Any other iPhone at the party — not an online party, an actual party — can pick the music.
That’s the basic premise of JukeBox Hero (not to be confused with the Foreigner song or Android music quiz), which simplifies the “Hey everyone with an iPhone at this party can pick the music” concept in a couple of ways:
1) The main iPhone can play any music stored on the iPhone, or just let people choose from a specific playlist, which should avoid horrible music and rickrolls, and
2) There’s only one app to install, regardless of whether you want to host or join a party, and it’s free.
In order for this to work, the app has to use GPS to know where you are, which limits things a bit. We were going to suggest using an old iPhone or iPod Touch to put Jukebox Hero into your stereo system on a more or less permanent basis, but that won’t work, because the app needs GPS. However, we confirmed that you can use this nifty trick to zap music from your phone to the stereo wirelessly, so you can take pictures, answer calls about directions, and so on, without leaving your iPhone behind on the stereo at the party.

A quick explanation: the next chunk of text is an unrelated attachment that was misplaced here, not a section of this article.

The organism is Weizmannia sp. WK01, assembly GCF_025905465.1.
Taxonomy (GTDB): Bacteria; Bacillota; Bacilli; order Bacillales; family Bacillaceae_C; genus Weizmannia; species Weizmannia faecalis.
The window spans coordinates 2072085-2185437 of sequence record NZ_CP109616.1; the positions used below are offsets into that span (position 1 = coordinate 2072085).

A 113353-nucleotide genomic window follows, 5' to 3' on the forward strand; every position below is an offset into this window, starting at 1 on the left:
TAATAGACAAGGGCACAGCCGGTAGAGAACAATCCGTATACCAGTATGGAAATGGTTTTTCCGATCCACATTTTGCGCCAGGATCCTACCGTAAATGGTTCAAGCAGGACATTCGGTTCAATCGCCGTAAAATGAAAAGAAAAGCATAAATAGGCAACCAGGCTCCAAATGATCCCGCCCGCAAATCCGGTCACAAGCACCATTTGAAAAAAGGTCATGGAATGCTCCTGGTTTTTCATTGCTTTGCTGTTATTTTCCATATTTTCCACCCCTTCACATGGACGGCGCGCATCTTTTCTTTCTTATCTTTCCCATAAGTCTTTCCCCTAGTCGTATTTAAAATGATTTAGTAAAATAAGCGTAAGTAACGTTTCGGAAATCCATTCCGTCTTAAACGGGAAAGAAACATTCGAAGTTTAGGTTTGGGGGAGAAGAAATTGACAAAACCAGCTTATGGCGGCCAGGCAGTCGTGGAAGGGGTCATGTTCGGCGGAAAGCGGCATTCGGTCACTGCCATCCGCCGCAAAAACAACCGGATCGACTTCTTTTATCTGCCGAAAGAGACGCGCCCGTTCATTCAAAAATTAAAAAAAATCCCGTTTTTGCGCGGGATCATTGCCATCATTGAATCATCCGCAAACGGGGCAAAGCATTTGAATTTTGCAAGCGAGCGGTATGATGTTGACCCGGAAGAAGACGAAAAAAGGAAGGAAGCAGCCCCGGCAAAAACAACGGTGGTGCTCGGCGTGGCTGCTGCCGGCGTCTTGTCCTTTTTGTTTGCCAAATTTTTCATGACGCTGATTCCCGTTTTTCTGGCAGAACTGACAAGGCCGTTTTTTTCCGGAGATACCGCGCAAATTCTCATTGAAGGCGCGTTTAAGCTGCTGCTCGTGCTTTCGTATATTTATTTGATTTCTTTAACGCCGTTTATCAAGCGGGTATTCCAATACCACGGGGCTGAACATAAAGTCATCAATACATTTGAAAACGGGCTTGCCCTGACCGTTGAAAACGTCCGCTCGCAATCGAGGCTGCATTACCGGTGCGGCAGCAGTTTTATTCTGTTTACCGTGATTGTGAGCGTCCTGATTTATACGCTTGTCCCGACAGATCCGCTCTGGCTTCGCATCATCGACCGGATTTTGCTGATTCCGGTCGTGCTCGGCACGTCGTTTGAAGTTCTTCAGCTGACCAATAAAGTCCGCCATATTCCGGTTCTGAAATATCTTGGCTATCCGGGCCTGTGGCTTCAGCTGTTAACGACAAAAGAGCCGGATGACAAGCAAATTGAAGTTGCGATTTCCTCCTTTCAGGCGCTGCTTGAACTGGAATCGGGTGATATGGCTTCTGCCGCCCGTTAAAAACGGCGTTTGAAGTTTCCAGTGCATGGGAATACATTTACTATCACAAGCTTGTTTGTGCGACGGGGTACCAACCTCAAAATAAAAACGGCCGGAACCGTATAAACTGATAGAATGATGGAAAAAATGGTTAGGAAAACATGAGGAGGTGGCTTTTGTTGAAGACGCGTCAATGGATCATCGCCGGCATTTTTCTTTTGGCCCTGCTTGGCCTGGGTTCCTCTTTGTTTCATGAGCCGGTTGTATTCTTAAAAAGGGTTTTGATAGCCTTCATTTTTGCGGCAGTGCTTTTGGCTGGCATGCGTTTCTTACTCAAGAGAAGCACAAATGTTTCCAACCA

We ran into difficulties with authorizing GPS on one phone, and Notifications on another. Depending on your settings, you might have to enable both of those things manually, which can involve restarting the app after you monkey around with your iOS settings. Every phone in the system needs to have push notifications and GPS enabled, one way or the other.
That’s the only wrinkle with this app, which otherwise provides a fine way to put the crowd in charge of the tunes — well, in charge of your tunes. After all, it’s your party, and you shouldn’t have to put up with people playing Justin Bieber, jokingly or not.
Nice extras: You can specify whether the app stops when nobody requests something, the way a real jukebox would, or whether it keeps playing from your playlist or phone. You can set a passcode, so that only certain people can be in charge. And to stop one person from bossing everyone else around, the app limits every partygoer to 25 credits, although they can ask for more.
Credits are free. Adding a song to the queue costs a credit; playing the song next costs two credits; and playing now costs six credits, and that cuts off the previous song with a “scratching record needle” sound, which is awesome.